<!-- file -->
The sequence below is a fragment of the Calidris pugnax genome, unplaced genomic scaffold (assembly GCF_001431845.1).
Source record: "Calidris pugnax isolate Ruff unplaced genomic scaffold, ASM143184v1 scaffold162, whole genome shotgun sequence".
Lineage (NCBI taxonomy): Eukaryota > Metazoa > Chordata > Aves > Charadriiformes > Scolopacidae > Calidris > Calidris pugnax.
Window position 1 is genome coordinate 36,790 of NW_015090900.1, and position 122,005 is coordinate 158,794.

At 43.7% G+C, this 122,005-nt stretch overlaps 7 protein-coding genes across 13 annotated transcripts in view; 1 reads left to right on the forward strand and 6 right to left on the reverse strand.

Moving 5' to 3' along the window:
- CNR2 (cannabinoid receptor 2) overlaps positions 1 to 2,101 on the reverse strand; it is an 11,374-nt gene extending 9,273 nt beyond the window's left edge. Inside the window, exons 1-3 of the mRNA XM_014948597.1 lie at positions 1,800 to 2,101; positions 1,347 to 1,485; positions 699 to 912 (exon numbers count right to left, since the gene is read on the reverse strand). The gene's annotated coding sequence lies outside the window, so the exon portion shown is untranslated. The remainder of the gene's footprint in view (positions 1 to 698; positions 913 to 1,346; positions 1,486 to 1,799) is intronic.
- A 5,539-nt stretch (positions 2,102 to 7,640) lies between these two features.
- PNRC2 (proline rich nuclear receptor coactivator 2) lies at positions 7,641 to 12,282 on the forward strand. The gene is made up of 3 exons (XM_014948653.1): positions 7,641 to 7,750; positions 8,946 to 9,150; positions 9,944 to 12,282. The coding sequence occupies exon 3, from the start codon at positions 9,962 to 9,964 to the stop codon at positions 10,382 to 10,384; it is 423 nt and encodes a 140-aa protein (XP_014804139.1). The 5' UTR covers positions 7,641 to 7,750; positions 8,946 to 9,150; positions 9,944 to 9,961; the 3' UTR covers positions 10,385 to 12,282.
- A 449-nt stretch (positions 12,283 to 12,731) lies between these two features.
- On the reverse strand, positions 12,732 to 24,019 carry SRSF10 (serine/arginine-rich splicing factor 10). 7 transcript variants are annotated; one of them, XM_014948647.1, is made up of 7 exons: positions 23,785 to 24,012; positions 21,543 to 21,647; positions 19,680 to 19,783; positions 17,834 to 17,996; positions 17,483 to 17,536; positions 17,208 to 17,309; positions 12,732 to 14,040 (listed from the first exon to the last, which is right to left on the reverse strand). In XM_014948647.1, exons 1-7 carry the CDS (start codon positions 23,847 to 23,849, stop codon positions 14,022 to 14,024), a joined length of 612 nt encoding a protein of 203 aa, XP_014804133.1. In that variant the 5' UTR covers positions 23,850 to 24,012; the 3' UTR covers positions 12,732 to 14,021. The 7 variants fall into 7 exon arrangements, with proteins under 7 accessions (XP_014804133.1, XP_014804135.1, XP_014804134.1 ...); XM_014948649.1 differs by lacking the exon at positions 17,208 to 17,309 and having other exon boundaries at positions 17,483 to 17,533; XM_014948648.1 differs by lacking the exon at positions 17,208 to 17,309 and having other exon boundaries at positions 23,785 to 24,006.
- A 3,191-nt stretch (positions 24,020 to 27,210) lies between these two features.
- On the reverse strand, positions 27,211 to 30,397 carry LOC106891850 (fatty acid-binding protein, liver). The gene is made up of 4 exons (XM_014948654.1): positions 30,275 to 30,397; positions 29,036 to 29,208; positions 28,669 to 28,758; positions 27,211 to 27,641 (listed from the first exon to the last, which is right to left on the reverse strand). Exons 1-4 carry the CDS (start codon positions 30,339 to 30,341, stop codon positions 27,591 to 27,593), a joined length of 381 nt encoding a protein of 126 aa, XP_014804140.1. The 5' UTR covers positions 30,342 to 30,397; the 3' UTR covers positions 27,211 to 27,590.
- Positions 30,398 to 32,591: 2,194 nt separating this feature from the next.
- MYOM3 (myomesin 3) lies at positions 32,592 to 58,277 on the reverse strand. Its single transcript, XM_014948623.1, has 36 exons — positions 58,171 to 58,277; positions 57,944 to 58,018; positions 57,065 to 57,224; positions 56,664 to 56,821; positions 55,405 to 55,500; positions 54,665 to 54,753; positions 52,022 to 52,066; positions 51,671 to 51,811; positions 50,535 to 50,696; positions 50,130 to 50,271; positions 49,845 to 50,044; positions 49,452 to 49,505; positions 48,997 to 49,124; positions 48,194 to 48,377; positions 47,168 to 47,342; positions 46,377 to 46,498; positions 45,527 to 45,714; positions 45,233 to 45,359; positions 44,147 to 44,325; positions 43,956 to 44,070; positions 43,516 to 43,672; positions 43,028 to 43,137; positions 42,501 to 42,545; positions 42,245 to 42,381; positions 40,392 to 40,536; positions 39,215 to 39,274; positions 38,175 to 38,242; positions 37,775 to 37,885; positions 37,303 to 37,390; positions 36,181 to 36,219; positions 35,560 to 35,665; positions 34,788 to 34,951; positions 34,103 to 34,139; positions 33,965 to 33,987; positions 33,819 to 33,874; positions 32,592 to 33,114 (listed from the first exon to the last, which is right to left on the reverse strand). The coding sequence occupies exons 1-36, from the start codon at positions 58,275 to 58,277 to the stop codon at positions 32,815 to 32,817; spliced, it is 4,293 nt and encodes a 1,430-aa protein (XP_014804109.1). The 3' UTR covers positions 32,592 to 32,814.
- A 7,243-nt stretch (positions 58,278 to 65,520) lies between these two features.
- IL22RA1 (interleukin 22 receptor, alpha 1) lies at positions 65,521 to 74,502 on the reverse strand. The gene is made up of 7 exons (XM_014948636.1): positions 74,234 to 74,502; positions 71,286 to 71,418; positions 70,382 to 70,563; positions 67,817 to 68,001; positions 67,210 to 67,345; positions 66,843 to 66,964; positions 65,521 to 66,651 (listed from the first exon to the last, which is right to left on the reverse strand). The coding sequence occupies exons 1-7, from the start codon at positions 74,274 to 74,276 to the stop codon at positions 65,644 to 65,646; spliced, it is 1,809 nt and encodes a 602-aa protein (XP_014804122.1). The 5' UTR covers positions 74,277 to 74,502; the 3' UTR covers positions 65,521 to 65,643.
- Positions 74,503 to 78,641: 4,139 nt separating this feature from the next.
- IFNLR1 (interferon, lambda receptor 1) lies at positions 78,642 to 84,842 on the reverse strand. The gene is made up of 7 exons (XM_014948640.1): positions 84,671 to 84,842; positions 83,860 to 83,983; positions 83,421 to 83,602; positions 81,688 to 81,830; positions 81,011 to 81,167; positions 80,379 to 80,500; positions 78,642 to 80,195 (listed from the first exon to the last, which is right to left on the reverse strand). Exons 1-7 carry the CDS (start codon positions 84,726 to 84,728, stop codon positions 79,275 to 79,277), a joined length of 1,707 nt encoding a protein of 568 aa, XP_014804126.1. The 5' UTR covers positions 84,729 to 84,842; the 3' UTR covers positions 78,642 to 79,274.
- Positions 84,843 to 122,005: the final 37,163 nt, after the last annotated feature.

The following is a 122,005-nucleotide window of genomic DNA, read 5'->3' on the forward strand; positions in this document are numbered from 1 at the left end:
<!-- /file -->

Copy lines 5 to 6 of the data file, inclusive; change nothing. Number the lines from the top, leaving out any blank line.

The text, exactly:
At 43.7% G+C, this 122,005-nt stretch overlaps 7 protein-coding genes across 13 annotated transcripts in view; 1 reads left to right on the forward strand and 6 right to left on the reverse strand.

Moving 5' to 3' along the window: